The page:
I have found that using this approach always brings the irate person back to a rashional attitude, and frequently, they will recognize that they made the error that caused the problem, without my having to say anything other than to ask questions relative to solving their problem. Make suggestions for avoiding the same problem in the future, but NEVER accuse them of causing the problem.

If your shop operates on a chargeback system like ours, you need those customers, so it's in your best interest to foster good relations.

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Try this..... Transactional Analysis

by iShango In reply to First Things First...

Transactional analysis talks about parent,child and adult states of mind and while one side of a conversation is not in the Adult (Information sharing) mode no progress can be made.

Easiest wqy to take the wind out of their sails is to use a line like...." What have we done this time"

It means you are not going to play their game i.e. argue, you are hinting that there may be fault on your side of the transaction and you are asking for information. Once they move to the adult state and start giving information then you can work out the problem and answer.

I've used these techniques in many fiercly confrontative face to face situations and it has never failed. Works on the phone too but requires some care with the style of language.

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Don't be scared to admit a fault ...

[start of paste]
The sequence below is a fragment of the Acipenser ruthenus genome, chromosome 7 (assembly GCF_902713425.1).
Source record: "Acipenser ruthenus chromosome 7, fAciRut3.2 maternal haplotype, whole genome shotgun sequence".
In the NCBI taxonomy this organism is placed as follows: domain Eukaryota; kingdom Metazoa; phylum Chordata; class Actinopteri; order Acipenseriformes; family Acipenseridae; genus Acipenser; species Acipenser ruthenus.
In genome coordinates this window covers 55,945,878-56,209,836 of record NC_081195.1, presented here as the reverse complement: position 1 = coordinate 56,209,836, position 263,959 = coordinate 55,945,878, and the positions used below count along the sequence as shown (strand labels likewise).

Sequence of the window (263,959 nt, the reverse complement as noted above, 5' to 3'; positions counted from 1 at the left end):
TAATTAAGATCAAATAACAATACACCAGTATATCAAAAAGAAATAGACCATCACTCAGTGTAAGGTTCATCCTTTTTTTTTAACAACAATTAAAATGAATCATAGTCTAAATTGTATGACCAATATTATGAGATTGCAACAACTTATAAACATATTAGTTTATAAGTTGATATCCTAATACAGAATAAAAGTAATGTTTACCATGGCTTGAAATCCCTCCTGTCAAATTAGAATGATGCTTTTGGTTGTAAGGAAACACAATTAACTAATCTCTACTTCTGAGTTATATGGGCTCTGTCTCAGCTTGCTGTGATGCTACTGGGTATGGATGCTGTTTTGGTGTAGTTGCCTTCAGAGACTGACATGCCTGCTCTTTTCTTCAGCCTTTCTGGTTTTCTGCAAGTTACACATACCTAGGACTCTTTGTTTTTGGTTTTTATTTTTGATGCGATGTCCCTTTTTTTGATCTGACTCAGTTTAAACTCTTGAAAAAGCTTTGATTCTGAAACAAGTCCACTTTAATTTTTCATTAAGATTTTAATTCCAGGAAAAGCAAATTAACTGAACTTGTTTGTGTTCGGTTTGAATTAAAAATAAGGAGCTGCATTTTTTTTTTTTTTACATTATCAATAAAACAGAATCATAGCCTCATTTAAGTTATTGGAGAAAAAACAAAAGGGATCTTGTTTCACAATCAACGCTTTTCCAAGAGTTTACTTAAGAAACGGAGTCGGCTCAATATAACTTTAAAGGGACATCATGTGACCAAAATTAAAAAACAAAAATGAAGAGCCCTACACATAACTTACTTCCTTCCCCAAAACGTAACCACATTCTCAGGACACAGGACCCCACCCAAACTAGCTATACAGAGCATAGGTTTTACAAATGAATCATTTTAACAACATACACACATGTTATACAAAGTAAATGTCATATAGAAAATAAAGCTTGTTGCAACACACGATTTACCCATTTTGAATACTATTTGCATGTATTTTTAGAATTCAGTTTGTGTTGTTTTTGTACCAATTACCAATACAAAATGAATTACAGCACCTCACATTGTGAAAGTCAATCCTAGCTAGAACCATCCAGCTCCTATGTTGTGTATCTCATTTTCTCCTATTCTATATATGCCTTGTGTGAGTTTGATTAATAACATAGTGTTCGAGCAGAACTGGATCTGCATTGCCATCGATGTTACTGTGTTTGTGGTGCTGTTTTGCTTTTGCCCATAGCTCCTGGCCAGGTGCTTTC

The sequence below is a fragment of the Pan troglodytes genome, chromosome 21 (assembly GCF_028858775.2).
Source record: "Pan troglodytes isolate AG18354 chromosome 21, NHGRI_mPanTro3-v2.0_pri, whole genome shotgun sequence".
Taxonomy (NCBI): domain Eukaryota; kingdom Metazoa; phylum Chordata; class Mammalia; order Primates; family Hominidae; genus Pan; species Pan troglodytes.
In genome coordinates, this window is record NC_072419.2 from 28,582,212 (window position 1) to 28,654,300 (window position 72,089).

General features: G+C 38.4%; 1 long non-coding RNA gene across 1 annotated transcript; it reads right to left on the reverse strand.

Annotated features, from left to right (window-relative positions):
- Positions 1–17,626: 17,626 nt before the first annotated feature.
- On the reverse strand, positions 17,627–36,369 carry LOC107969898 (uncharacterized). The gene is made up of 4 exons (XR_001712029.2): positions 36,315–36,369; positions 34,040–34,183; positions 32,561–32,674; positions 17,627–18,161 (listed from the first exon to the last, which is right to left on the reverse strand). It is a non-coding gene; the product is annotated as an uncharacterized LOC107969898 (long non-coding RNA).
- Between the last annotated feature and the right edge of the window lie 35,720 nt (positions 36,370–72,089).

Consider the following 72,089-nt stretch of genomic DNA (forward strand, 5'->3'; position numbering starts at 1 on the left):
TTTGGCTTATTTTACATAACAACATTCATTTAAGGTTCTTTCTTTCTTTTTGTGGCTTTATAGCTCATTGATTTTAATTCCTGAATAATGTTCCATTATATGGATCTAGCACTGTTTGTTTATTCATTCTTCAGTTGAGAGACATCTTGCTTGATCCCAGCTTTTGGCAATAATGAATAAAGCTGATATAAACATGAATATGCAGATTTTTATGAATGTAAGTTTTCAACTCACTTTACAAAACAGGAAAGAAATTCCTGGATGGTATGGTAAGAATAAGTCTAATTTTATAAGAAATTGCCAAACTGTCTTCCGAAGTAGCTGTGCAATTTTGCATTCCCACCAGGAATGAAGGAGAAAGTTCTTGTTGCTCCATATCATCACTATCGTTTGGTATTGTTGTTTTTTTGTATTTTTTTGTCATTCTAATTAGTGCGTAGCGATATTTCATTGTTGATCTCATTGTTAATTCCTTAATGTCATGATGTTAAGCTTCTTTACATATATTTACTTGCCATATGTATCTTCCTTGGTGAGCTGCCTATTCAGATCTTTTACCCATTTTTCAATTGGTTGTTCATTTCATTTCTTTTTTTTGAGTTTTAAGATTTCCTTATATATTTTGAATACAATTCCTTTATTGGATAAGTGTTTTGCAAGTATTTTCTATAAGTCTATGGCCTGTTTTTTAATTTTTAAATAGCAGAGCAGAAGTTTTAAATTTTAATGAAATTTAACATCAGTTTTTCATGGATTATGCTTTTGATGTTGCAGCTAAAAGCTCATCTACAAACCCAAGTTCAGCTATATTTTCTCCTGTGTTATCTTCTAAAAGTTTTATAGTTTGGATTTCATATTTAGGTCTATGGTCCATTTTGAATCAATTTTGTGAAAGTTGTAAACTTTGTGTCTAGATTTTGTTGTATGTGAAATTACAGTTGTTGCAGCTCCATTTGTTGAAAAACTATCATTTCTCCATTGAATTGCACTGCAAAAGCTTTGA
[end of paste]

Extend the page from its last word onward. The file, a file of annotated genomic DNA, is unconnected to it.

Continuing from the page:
by taramouse01 In reply to Try this..... Transaction ...

Often my customers just want confirmation that the fault lies with our company/technology/docs rather than telling them they are doing something wrong.

Often if you say "We may not have documented this clearly enough, but you need to do this..." gets a better response than, "You are doing that wrong, you need to do this..."

Also be polite, listen and let them have a blast at you, don't take it personally and try to make them laugh before they leave. If you can't fix someone, try and find out whats wrong and ring them back.

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Customer Service/Conflict Resolution

by IntenseMind In reply to First Things First...

Well put. Everyone will have an opinion or strategy here. The fact remains that every employee is serving someone else at some point in time and every employee should get training in service and resolution. Employee to employee conflicts should be resolved more quickly if you have this training embedded.

For external customers however the problem can be more tense even abusive. I like to put some structure to things so that I can remember the steps necessary to deal with extreme situations and I just found a nice site that does so in an easy to follow summary. See - this can be a start to remembering what you need to do in these situation; if you never had the training.

Good job all...


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Good Advice (but IMO not quite enough)

by artful In reply to don't frown, shout or swe ...

The hardest lesson to learn -- I've been in the business for 24 years -- is that you MUST fire your worst clients.

Everything you wrote is correct. I have no dispute with any of it. But IME the real world intrudes upon the best laid plans. (If you want to make God laugh, tell Her your plans.)